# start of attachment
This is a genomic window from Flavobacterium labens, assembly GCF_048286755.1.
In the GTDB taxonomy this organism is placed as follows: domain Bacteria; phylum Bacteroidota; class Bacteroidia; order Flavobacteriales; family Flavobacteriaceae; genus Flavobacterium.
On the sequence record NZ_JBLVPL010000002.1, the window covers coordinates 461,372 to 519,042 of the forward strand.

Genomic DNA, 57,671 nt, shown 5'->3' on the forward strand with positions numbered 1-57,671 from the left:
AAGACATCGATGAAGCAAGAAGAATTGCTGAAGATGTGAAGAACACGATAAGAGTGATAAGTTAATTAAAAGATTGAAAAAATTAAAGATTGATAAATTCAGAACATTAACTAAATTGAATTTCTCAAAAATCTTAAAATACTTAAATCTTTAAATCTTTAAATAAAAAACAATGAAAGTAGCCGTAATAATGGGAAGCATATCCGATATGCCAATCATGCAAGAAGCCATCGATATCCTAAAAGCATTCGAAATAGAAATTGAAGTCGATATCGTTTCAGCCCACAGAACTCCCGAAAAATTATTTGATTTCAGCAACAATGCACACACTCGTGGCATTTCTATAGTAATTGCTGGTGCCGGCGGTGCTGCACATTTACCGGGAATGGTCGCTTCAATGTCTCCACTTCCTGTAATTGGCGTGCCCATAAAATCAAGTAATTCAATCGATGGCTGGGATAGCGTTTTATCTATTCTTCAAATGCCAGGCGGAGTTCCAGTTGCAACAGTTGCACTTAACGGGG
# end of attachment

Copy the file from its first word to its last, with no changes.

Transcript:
This is a genomic window from Flavobacterium labens, assembly GCF_048286755.1.
In the GTDB taxonomy this organism is placed as follows: domain Bacteria; phylum Bacteroidota; class Bacteroidia; order Flavobacteriales; family Flavobacteriaceae; genus Flavobacterium.
On the sequence record NZ_JBLVPL010000002.1, the window covers coordinates 461,372 to 519,042 of the forward strand.

Genomic DNA, 57,671 nt, shown 5'->3' on the forward strand with positions numbered 1-57,671 from the left:
AAGACATCGATGAAGCAAGAAGAATTGCTGAAGATGTGAAGAACACGATAAGAGTGATAAGTTAATTAAAAGATTGAAAAAATTAAAGATTGATAAATTCAGAACATTAACTAAATTGAATTTCTCAAAAATCTTAAAATACTTAAATCTTTAAATCTTTAAATAAAAAACAATGAAAGTAGCCGTAATAATGGGAAGCATATCCGATATGCCAATCATGCAAGAAGCCATCGATATCCTAAAAGCATTCGAAATAGAAATTGAAGTCGATATCGTTTCAGCCCACAGAACTCCCGAAAAATTATTTGATTTCAGCAACAATGCACACACTCGTGGCATTTCTATAGTAATTGCTGGTGCCGGCGGTGCTGCACATTTACCGGGAATGGTCGCTTCAATGTCTCCACTTCCTGTAATTGGCGTGCCCATAAAATCAAGTAATTCAATCGATGGCTGGGATAGCGTTTTATCTATTCTTCAAATGCCAGGCGGAGTTCCAGTTGCAACAGTTGCACTTAACGGGG